These may look like regular pills, but these Spritam tablets have actually been  manufactured in a layered process via 3D printing . (Aprecia Pharmaceuticals via AP)

For the first time ever, the FDA has approved a 3D-printed prescription pill for consumer use. This 3D-printed pill, which will sold by Aprecia Pharmaceuticals under the name Spritam, could be used by the more than 3 million adults and children in America who suffer from certain types of seizures caused by epilepsy. This 3D printing innovation could have far-ranging implications for the pharmaceutical industry for several reasons.

First, it means that we could see the 3D printing process used to create drugs that are easier to consume and more effective to use as part of a regular medication schedule. “By combining 3D printing technology with a highly-prescribed epilepsy treatment, Spritam is designed to fill a need for patients who struggle with their current medication experience,” according to Don Wetherhold, CEO of Aprecia.


The ZipDose Technology platform uses an additive manufacturing process for prescription pills. (Courtesy: Aprecia Pharmaceuticals)

As a result of Aprecia’s proprietary 3D printing process known as the ZipDose Technology platform, the physical composition of the Spritam pill can be made more porous than typical pills, meaning that it dissolves almost instantaneously when added to a liquid. It literally melts in your mouth with just a sip of water or other liquid, making it easier to swallow. Aprecia refers to these new 3D-printed pills as “fast-melt,” to differentiate them from tablets and capsules.

Moreover, since the active ingredients are being added via 3D printers, Aprecia Pharmaceuticals has the ability to offer high dosages up to 1,000 mg with the knowledge that every dose will be exactly the same. That implies that we could soon seen the introduction of bespoke medications and drugs that have been customizable for specific patients and users – no more of the one-size-fits all approach to medication. With 3D printing, each dosage can be individually measured and then printed.

Later, that development could potentially lead to the biggest breakthrough of all – a tectonic shift in the way patients and doctors think about medicine. In a 2012 TED Talk, Lee Cronin of the University of Glasgow describes a new approach to 3D printing that could potentially enable patients to print their own medicines at home. What’s needed, he explains, is a universal set of “chemical inks” as well as a way to 3D print the lab instruments and these chemical inks at the same time. In essence, this would let 3D printers catalyze the chemical reactions in order to print drugs at the point of need.

As a result, the pharmaceutical industry could eventually witness a transition from prescriptions to algorithms. Doctors could hand off an algorithm for patients to go print at home on a 3D printer rather than jotting down “take 2 and call me in the morning” on a sheet of paper. These algorithms would include information about the set of chemical inks needed to print the medicine as well as the molecular blueprints.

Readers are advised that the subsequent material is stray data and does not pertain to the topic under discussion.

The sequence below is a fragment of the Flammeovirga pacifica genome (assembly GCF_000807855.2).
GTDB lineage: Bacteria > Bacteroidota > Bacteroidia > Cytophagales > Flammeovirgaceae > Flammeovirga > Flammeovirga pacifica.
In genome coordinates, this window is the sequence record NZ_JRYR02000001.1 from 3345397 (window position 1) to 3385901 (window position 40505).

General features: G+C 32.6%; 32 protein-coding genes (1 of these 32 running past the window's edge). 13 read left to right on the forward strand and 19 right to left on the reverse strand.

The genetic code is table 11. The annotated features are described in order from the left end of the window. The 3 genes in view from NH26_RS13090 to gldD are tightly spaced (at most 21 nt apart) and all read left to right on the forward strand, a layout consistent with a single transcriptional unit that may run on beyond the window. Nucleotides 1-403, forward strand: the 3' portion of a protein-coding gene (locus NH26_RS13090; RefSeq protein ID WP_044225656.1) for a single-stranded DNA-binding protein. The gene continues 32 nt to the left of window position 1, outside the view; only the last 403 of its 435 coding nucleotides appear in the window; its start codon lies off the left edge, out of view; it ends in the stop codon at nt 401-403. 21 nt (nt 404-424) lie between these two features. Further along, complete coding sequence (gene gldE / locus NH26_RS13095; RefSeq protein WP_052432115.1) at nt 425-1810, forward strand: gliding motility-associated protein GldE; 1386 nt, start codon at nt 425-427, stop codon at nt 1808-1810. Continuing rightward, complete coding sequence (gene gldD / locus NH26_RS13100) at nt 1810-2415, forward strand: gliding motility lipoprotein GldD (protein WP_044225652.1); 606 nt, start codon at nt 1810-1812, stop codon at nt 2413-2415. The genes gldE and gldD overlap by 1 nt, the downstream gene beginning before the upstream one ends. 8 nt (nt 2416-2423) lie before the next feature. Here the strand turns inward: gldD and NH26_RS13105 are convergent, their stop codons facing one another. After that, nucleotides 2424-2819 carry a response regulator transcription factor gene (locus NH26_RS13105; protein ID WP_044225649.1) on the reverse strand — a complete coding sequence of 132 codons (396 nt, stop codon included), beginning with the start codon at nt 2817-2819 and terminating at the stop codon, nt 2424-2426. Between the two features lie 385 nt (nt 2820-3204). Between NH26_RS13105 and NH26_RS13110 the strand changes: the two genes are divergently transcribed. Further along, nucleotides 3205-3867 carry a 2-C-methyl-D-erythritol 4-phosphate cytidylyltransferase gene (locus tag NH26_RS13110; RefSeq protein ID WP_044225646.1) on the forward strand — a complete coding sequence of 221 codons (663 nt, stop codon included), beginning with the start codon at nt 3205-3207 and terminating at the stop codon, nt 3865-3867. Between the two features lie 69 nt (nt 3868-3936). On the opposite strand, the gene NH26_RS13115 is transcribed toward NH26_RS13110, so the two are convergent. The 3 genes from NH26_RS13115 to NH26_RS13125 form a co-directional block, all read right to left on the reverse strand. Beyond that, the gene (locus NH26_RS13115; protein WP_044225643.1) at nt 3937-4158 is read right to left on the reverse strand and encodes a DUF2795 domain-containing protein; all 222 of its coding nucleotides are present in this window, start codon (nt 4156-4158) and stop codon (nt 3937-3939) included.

3D printing might also lead to big shifts in pharmaceutical R&D, making it cheaper because the whole process of testing drugs would become more efficient. While the home 3D printing of drugs may not be possible any time soon, it might be possible to 3D print sample tissues and organs for drug testing purposes. Imagine testing out drugs on 3D human organs instead of on animals or synthetic models. And 3D printing might allow for new types of compounds and medications, based on new geometries and configurations made possible with 3D printing.

Of course, the big wildcard in all this is the approval process of the FDA. Yes, this is the same FDA that sometimes gets blamed for the long process of bringing new drugs to market quickly and efficiently. Add in the “gee whiz” aspect of 3D printing, and it’s easy to see potential regulatory nightmares facing other FDA approvals.

Yet, the FDA seems remarkably open to the idea of 3D printing, even while it acknowledges that the regulatory hurdles could be considerable. Even before it approved the 3D printed pill, the agency had already approved the first 3D printed prosthetic. And, last year, the FDA held a workshop on 3D printing for medical device makers, which can be viewed as an encouraging signal to continue on the same 3D printing path.

Aprecia Pharmaceuticals, the company that pioneered the concept of the 3D-printed pill, has already received more than 50 patents related to pharmaceutical applications for 3D printing, and has promised to bring new neurological drugs to market that are made via 3D printing. As Don Wetherhold, CEO of Aprecia, points out. “This is the first in a line of central nervous system products Aprecia plans to introduce as part of our commitment to transform the way patients experience taking medication.”

We may never do away with the need for the corner pharmacy to fill prescriptions – but 3D printers could fundamentally change the way patients take certain types of medicine. 3D printers could make possible a world of bespoke medicine in which patients play an active role in bringing their own custom-designed pills to market.